Lifestyle

Is It Allergies, A Cold … Or COVID-19?

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Still life of a white face mask
Julia Meslener for Scary Mommy and the_burtons/Getty

We are living in unprecedented times. Parenting through a global pandemic is not something any of us signed up for. If you are anything like me—or probably almost every parent out there right now—this whole thing has got you living with heightened stress and anxiety.

You are worried for your elderly family members and neighbors. You are worried for those who are immunocompromised. You are worried for the folks who are working on the frontlines. You are worried for the people who are hospitalized with the virus and fighting for their lives.

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And even if you are taking every precaution to keep your family safe, you are likely worried sick about your children’s health. You might feel like every sneeze or sniffle triggers a mini panic attack.

My seven-year-old told me the other day that he had a sore throat and I basically had a panic attack. He was fine—I think he was just thirsty—but I couldn’t help but think he must have caught COVID-19, and I started to freak the hell out.

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I know I’m not the only one. Even if we try to stop them, our kids pick up every germ imaginable. Sometimes kids’ noses run for no obvious reason whatsoever. So what on earth is a parent to do? How can we remain relatively sane about our children’s health in these totally bonkers, upside down times?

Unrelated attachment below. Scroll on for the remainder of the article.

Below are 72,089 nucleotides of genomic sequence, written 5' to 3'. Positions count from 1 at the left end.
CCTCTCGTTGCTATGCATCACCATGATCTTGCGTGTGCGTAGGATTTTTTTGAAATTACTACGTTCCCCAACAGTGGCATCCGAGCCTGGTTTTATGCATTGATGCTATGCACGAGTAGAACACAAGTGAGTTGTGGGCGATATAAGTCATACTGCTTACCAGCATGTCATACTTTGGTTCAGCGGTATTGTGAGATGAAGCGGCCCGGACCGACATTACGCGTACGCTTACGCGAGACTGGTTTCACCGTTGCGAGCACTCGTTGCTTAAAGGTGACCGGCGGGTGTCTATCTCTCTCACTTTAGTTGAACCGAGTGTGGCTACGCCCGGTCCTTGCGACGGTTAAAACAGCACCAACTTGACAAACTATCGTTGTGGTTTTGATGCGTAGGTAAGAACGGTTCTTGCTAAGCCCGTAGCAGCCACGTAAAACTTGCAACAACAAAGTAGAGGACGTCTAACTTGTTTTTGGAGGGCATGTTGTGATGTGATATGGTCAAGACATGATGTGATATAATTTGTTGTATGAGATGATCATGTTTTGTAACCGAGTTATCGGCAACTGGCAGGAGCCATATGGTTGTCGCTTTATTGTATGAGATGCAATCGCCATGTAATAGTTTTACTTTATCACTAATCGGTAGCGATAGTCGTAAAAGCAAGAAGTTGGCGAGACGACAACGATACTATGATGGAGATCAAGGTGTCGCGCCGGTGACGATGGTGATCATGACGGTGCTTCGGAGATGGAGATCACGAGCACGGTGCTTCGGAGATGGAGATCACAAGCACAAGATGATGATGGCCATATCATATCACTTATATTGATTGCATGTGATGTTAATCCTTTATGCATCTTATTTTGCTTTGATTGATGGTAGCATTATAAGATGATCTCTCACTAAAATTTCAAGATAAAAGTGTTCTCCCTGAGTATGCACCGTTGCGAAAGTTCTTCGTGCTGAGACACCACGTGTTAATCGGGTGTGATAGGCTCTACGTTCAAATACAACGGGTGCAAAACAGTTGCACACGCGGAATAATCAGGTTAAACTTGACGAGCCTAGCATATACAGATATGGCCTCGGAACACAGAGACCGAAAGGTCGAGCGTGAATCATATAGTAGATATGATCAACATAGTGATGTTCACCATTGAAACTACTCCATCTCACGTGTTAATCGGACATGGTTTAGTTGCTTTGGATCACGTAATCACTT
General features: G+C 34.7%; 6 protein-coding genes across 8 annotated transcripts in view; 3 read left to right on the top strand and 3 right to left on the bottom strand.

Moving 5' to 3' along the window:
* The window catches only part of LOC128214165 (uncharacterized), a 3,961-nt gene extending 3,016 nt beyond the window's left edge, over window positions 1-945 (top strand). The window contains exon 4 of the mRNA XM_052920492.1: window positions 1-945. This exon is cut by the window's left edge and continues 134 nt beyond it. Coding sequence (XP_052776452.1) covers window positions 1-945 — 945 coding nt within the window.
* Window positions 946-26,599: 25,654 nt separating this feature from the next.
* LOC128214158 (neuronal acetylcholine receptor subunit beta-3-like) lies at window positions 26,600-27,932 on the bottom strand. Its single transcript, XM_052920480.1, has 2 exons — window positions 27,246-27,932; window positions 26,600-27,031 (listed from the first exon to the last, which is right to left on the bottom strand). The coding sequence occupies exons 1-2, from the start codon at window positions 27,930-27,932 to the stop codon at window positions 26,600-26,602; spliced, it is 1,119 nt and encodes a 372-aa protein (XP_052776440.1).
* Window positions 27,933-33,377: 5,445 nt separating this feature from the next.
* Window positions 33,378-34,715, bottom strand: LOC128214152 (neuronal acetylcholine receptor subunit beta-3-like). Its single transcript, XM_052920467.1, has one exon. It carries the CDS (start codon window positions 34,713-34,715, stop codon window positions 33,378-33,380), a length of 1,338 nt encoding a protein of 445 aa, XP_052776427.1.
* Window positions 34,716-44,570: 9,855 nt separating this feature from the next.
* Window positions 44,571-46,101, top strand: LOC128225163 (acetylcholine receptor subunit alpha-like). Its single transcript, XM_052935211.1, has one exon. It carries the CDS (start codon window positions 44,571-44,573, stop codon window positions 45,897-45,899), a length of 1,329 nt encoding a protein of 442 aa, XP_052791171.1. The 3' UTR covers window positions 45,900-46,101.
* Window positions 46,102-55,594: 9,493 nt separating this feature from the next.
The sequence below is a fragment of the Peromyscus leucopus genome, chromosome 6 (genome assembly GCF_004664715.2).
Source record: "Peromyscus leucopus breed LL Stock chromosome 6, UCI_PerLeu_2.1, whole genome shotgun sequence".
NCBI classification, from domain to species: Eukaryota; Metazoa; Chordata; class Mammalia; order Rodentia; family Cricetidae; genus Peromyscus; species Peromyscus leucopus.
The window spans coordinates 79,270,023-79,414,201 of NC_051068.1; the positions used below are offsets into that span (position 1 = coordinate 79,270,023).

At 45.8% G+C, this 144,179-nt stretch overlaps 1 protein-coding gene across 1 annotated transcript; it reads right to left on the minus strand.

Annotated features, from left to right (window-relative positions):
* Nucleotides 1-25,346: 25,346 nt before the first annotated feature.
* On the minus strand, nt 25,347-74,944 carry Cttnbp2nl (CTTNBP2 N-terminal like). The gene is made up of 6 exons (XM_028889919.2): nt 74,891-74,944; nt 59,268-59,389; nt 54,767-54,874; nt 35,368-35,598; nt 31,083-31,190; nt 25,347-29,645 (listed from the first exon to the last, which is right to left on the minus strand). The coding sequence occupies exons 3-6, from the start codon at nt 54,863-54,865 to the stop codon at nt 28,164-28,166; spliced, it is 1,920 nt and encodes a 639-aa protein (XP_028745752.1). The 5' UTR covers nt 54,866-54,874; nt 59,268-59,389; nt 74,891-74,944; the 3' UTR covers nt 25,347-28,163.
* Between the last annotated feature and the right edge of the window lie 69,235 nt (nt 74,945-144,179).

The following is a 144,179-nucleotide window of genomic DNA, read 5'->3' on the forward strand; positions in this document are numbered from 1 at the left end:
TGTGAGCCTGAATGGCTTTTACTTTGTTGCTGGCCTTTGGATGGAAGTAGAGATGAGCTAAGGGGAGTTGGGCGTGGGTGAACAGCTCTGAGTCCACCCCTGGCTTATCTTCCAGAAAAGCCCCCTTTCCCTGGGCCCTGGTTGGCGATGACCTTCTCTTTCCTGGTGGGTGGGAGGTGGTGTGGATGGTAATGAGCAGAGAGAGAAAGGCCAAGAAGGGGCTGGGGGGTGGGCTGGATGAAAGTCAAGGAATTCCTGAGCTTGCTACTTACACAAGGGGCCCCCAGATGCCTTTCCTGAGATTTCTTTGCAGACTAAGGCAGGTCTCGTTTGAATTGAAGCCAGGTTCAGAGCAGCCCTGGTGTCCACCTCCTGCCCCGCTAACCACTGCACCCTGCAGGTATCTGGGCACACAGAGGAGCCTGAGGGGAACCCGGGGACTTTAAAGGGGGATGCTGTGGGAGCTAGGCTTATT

As far as I’m concerned, knowledge is power. And when it comes to medical things, the more we know about what to look for, what to expect, and where to go for further information, the better. So I did us all a favor an connected with a doctor to help us make sense of all of this.

Pediatrician Dr. Natasha Burgert, a partner with Children’s Allegra, answered some of the most pressing questions that parents are having about their kids’ health in the time of COVID-19. Here’s what she said:

How can a parent distinguish cold symptoms from allergy symptoms?

Dr. Burgert explained that it can be tough to figure out if your kid has a cold or allergies. This is especially true for younger kids who always seem to have a freaking runny nose! But she said that younger kids under the age of two rarely have seasonal allergies.

“If your child has a runny nose and cough in this age group, it’s likely to be viral cold rather than seasonal allergies,” she explained.

What about kids over the age of two? Here’s how you can distinguish between colds and allergies, according to Dr. Burgert: